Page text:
Plants, flowers being patented abroad by foreign firms
The dilemma of Lanka's floriculture industry
By Iromi Perera
Binara is a flower that is indigenous to Sri Lanka. Around seven years ago, a group of floriculturists from Denmark on a visit to Sri Lanka took back with them a sample of it, bred it, produced it and today has patented it.

This is not a rare occurrence as Sri Lanka has a very wide gene pool, which is not being made use of fully by local companies and therefore makes it difficult to prevent foreigners from taking them abroad.

There is no patenting procedure when it comes to foliage in Sri Lanka. This is a problem as Sri Lanka's many indigenous plants are being taken abroad and patented. Dilip De Silva, President of the Floriculture Produce Exporters Association, said that a lot of people protest that native plants are being taken abroad but nothing is really being done about it. When a company develops a new plant and sends it to another country, there's no stopping anyone from multiplying it and making money out of it.

The floriculture industry in Sri Lanka started around 23 years ago and was a very small industry with just a few companies. Today it is a very significant industry, touching close upon one billion rupees on exports last year. There are 3500-4000 people directly involved in the industry. While the floriculture industry was not taken very seriously for some time, its contribution to the economy was highlighted in last year’s budget.

According to De Silva, there is a huge growth potential for this industry in Sri Lanka. If this potential is fully met, the turnover can be doubled. The industry's global growth rate is about 15 per cent annually but in Sri Lanka it has been 4-5 per cent over the last few years.

De Silva says that there are a number of reasons as to why the industry is not growing at the rate it should be growing. One of the main reasons is that capital is extremely high in Sri Lanka.

Competition from China is also another problem, as cost of production there is low and they are supplying to the same markets as Sri Lanka. "If we are to bring down the cost of production we have to expand," said de Silva, adding, "But expansion is limited because of the finance problem." Freight costs are another major problem for the industry as there is no preferential rate for perishable cargo. The cost of freight is about 40 per cent of the selling price of the products.

The industrialists have been lobbying for preferential rates for many years. They believe that they could be much more competitive in the global markets if this is given.

"It is very difficult to grow as an industry when the government is inconsistent with its policies," said de Silva, speaking on the inconsistent policy issue in Sri Lanka, which is a major problem for this industry. He added that while companies may grow individually, it is difficult to grow as an industry.

Inadequate institutional support from government agencies such as the universities and the Department of Agriculture is yet another issue for the industry. De Silva says that there should be a unit where the exporters can go to if they have problems and get technical assistance, advice, etc.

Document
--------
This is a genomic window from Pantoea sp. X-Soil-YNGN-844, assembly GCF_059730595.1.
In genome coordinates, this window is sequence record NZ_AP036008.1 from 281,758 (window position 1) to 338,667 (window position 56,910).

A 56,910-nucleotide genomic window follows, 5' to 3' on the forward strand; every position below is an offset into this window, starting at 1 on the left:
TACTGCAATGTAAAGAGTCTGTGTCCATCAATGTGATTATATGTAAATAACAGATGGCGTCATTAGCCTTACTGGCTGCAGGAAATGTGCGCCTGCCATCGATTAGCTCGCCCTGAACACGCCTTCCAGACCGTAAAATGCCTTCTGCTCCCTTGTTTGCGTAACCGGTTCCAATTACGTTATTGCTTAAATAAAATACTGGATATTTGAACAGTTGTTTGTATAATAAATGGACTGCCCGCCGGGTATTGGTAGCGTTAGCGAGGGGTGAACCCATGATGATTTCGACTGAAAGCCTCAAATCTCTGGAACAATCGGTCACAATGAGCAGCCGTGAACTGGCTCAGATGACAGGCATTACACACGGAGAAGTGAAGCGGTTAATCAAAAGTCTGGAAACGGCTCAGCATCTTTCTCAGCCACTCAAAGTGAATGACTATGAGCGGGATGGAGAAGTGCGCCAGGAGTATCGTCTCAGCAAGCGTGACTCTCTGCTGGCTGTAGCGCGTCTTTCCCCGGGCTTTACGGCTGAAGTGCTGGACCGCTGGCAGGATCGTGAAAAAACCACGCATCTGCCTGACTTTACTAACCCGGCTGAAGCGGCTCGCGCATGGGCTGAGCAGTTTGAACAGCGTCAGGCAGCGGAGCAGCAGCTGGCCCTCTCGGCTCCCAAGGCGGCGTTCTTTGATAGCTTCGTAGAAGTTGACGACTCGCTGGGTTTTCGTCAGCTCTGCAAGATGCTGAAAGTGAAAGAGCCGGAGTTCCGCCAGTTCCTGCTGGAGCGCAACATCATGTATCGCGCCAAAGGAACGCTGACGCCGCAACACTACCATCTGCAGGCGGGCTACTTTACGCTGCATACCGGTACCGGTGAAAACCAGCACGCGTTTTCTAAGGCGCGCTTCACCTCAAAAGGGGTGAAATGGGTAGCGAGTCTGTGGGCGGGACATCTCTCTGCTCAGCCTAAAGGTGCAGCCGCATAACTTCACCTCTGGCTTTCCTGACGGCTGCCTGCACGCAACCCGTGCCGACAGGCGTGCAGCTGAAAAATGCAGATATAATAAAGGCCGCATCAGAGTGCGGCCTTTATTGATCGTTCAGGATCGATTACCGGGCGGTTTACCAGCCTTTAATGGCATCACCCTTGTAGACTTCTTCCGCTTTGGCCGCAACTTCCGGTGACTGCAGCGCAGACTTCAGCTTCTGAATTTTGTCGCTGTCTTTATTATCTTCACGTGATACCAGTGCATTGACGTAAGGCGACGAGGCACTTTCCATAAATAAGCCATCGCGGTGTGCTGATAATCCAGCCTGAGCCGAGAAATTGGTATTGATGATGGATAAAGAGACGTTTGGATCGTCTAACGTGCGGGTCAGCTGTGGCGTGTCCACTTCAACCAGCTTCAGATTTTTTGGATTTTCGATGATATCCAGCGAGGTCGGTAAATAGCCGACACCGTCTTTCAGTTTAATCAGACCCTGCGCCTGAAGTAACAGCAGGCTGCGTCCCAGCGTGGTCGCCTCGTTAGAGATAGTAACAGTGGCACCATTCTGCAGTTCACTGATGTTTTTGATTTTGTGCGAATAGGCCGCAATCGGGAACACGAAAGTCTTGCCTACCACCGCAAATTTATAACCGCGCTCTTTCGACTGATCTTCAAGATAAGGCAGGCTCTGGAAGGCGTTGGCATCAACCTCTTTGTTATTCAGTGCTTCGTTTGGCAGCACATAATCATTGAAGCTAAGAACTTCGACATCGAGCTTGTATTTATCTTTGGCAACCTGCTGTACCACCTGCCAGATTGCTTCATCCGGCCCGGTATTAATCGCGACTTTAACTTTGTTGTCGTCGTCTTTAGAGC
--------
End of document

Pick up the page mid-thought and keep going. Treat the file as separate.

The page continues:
One reason that Sri Lanka is surviving in the global markets is because of quality. According to de Silva, a good example is the Japanese market, which is more stringent on quality than the European Union. "This is where we have scored because our exports to Japan have increased in the last 5-6 years. That speaks well of our quality control," said de Silva.

There is a constant demand for new products and new varieties in the global market. De Silva says that all the local companies are doing 90-95 per cent of the varieties exported from Sri Lanka as there is a very wide gene pool in Sri Lanka, and a wide variety of plants, which can be made commercial products. This is quite beneficial to the Sri Lankan industry and must be made use of.

De Silva is the Managing Director of Serendib Horticulture Technologies (Pvt) Ltd, which was formerly Ceylon Tobacco Company Foliage, till it was disinvested by CTC in 1999. De Silva, who was the General Manager of CTC Foliage at that time, took over the company. The company's main project is in Kalagedihena, on 22 acres of land. There are also nurseries in Ambewella and Chilaw.

The company's research laboratory takes local indigenous plants and tries to make a commercial plant option from them. The main purpose of the laboratory is breeding. Two million plants that are developed at its tissue culture lab are exported every year and the company is hoping to increase this to three million in 2005-2006. It was started in March 2004 and is the only private research lab in Sri Lanka.

They export to Holland, Denmark, the Middle East, Japan and other countries. According to de Silva, the company is currently doing some joint ventures with some Middle Eastern companies.

They are working on a new concept and investing in tissue culture labs, which will be under the management of Serendib Horticulture and funded by their Middle Eastern counterpart.

The company was the recipient of three awards at the National Business Excellence Awards 2004 organized by the National Chamber of Commerce. They were- ‘Best company in the small sector,’ ‘Best Global Reach’ and Best Company in the Agriculture, Fisheries, Livestock, Mining and Quarries category.

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